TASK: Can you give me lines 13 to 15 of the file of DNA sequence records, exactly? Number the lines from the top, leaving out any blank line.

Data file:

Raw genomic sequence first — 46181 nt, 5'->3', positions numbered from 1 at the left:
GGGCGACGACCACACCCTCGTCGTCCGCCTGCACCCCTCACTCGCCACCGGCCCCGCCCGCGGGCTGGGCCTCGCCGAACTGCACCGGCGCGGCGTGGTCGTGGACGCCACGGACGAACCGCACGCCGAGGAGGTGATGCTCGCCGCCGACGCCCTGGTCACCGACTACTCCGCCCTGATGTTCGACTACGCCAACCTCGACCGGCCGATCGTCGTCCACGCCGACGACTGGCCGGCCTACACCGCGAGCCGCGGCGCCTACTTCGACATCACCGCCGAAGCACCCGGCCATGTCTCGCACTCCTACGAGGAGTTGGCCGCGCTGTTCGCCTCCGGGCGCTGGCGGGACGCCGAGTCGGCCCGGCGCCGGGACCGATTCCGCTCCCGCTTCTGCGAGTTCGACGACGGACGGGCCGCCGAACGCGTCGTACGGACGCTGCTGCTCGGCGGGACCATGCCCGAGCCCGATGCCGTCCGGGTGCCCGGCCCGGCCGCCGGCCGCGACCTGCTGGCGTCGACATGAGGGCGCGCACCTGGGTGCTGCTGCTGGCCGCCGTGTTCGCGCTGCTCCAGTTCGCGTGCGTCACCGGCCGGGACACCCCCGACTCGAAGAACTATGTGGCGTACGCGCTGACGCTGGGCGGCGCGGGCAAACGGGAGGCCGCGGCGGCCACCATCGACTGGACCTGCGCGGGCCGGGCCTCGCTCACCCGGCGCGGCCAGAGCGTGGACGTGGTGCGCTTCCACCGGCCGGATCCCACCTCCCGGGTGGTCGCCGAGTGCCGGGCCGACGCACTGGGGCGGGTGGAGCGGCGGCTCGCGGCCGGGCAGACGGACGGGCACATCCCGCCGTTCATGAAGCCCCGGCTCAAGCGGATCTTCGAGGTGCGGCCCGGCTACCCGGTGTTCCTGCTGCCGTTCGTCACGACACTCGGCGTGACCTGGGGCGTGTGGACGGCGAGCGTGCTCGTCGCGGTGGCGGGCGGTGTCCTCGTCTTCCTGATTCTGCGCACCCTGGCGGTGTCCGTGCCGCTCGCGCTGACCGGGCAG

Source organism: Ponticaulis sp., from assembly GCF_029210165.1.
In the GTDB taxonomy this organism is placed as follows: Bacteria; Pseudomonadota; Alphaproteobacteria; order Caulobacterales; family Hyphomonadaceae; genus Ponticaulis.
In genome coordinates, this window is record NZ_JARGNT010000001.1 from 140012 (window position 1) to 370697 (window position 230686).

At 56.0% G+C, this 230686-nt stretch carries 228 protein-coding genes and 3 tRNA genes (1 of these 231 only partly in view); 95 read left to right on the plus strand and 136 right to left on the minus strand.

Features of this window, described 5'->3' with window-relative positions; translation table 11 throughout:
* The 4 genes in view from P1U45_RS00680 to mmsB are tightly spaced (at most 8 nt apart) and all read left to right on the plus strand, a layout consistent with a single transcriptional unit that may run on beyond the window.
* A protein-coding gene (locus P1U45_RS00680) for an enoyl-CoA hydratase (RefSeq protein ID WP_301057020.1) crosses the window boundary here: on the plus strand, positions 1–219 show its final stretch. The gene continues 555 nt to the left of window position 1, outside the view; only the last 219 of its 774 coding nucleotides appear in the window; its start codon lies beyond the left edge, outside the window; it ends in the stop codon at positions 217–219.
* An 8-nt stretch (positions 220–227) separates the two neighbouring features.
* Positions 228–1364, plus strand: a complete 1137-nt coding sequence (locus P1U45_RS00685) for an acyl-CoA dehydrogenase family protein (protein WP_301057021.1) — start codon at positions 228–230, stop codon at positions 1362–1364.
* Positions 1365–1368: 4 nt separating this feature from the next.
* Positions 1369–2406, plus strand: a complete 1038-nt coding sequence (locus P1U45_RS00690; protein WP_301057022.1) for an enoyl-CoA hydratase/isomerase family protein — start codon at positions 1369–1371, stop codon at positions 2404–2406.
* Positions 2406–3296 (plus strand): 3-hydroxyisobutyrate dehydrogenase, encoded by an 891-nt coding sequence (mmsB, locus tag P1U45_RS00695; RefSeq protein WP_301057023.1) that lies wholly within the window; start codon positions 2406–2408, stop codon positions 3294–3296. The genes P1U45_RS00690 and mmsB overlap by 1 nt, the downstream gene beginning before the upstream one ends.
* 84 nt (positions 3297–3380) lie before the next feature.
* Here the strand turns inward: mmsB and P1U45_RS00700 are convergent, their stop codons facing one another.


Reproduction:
* Positions 1369–2406, plus strand: a complete 1038-nt coding sequence (locus P1U45_RS00690; protein WP_301057022.1) for an enoyl-CoA hydratase/isomerase family protein — start codon at positions 1369–1371, stop codon at positions 2404–2406.
* Positions 2406–3296 (plus strand): 3-hydroxyisobutyrate dehydrogenase, encoded by an 891-nt coding sequence (mmsB, locus tag P1U45_RS00695; RefSeq protein WP_301057023.1) that lies wholly within the window; start codon positions 2406–2408, stop codon positions 3294–3296. The genes P1U45_RS00690 and mmsB overlap by 1 nt, the downstream gene beginning before the upstream one ends.
* 84 nt (positions 3297–3380) lie before the next feature.